Drafted: Kaplan running for city council by popular demand

Running for office wasn’t originally Dana Kaplan’s idea, but she has embraced it.

In mid-July, a group formed “Draft Dana Kaplan for District B” on the New Orleans city council, and started gathering signatures to have her put on the ballot for next month’s special election. As the effort gained momentum, Kaplan decided to run, and eventually 1600 signatures were collected. It was the first time in a generation that a signature-based drive put someone on the ballot in New Orleans.

The District B seat was vacated by Stacy Head, who won an at-large seat, and the Nov. 6 vote will determine who will fill the remainder of Head’s term.

Kaplan will face three others, including Head’s former chief of staff, Eric Strachan. Also running are community organizer LaToya Cantrell and restaurateur Marlon Horton.

“I’m not someone who has had aspirations of running for office,” Kaplan said. “A number of colleagues and friends encouraged me to run,” and she was inspired by the amount of support she was receiving, and the diverse nature of that support.

Kaplan has been executive director of the Juvenile Justice Project of Louisiana. Prior to joining JJPL, Dana worked for the Center for Constitutional Rights where she assisted in the development of the Safe Streets/Strong Communities initiative. Through work with the City Council, Dana helped create the Office of the Independent Police Monitor to provide accountability and independent monitoring to the New Orleans Police Department.

Her main issues focus on young people, violence and economic development.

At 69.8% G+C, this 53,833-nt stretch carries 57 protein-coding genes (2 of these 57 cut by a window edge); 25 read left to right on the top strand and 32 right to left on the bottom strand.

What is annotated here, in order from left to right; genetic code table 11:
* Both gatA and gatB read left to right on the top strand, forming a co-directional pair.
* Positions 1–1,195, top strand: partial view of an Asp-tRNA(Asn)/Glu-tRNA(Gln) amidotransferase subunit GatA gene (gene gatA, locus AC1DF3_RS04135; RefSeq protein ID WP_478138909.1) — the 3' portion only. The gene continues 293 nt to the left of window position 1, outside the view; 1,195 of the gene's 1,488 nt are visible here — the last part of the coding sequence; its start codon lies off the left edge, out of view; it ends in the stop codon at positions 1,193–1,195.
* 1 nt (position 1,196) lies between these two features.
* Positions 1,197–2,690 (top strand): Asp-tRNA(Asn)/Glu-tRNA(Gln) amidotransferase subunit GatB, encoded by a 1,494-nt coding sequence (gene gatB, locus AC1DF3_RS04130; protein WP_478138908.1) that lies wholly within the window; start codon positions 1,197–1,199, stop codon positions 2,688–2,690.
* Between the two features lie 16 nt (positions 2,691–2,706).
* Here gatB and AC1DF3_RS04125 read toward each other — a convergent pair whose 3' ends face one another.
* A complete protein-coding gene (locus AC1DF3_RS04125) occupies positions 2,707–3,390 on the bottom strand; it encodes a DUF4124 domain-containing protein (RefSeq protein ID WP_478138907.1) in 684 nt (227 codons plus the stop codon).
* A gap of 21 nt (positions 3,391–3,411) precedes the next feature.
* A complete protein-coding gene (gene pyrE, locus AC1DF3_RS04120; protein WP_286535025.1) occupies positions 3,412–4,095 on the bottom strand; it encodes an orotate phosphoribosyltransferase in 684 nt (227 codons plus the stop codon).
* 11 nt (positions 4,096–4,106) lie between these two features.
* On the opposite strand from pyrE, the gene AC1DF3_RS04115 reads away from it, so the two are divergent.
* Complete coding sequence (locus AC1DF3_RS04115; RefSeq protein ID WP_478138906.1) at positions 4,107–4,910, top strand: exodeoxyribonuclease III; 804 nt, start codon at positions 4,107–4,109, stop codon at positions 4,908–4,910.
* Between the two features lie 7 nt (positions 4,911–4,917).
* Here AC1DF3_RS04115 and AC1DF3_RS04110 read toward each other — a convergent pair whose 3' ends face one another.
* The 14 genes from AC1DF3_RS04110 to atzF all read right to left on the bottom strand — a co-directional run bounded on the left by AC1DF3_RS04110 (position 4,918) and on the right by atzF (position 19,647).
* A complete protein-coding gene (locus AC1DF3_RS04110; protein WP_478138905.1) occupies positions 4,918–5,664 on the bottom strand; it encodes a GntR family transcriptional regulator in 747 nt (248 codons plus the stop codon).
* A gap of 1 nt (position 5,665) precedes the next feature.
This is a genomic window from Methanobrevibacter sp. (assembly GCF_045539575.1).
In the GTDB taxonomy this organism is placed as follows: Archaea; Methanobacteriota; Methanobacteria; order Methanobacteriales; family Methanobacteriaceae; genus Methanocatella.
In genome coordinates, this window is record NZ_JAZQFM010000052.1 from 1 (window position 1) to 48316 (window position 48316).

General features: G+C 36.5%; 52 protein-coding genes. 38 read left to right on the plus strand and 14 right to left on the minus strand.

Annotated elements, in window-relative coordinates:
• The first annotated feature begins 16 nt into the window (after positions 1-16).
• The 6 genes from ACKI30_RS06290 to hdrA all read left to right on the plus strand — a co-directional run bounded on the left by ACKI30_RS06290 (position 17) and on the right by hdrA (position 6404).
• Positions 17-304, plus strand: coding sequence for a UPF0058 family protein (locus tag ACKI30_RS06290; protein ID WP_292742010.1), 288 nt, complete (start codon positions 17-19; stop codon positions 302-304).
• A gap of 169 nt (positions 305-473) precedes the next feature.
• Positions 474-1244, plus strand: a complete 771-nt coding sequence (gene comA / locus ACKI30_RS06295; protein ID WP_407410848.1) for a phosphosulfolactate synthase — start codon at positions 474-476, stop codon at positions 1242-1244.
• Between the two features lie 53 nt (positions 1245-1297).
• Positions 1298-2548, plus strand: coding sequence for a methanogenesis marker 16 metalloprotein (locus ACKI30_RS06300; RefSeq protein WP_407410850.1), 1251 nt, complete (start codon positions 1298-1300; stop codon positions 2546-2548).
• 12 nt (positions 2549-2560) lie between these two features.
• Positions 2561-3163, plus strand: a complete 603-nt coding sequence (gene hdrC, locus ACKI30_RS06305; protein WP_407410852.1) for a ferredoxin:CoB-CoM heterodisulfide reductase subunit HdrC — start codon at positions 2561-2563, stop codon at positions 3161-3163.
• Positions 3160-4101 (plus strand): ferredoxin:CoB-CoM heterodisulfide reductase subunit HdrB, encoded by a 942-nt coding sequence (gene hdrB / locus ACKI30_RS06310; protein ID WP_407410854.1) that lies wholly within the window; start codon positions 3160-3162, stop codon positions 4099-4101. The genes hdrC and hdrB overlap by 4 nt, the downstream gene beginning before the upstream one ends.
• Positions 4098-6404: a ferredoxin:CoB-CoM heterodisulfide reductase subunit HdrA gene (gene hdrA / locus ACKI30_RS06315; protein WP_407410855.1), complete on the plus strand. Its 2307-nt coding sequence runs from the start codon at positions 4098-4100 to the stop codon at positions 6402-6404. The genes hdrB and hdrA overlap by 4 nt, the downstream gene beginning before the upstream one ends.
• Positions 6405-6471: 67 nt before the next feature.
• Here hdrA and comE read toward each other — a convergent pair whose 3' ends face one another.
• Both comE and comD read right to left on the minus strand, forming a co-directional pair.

Even with the rebuilding of New Orleans after Katrina, there is a lack of recreational opportunities and jobs for young people, she said. Violence remains a large problem, and that is an area where she has expertise. Economic development is “the foundation that underpins it all.”

While at the Center for Constitutional Rights in New York, she was working on a fellowship to improve the criminal justice system. She knew many people from New Orleans who were in that field, and they urged her to come to post-Katrina New Orleans for a couple of months to help rebuild the criminal justice system.

“I ended up falling in love with the city, the people, the culture,” she said. In 2007, she started with the Juvenile Justice Project.

The New York native feels “very lucky to immediately feel very at home in the New Orleans community — the Jewish community and the broader community.”

She believes “in the power of collaboration” and notes the Jewish community’s long history of working across community lines for the common good.

During the campaign, “I have absolutely loved being able to knock on neighbors’ doors and hear… what their hopes are for the city,” she said.

She has picked up support from groups including AFL-CIO, the United Teachers and several community leaders.

District B is a diverse place with “a lot of promise.” It includes the convention center and Superdome, and parts of Central City, Mid-City and Uptown.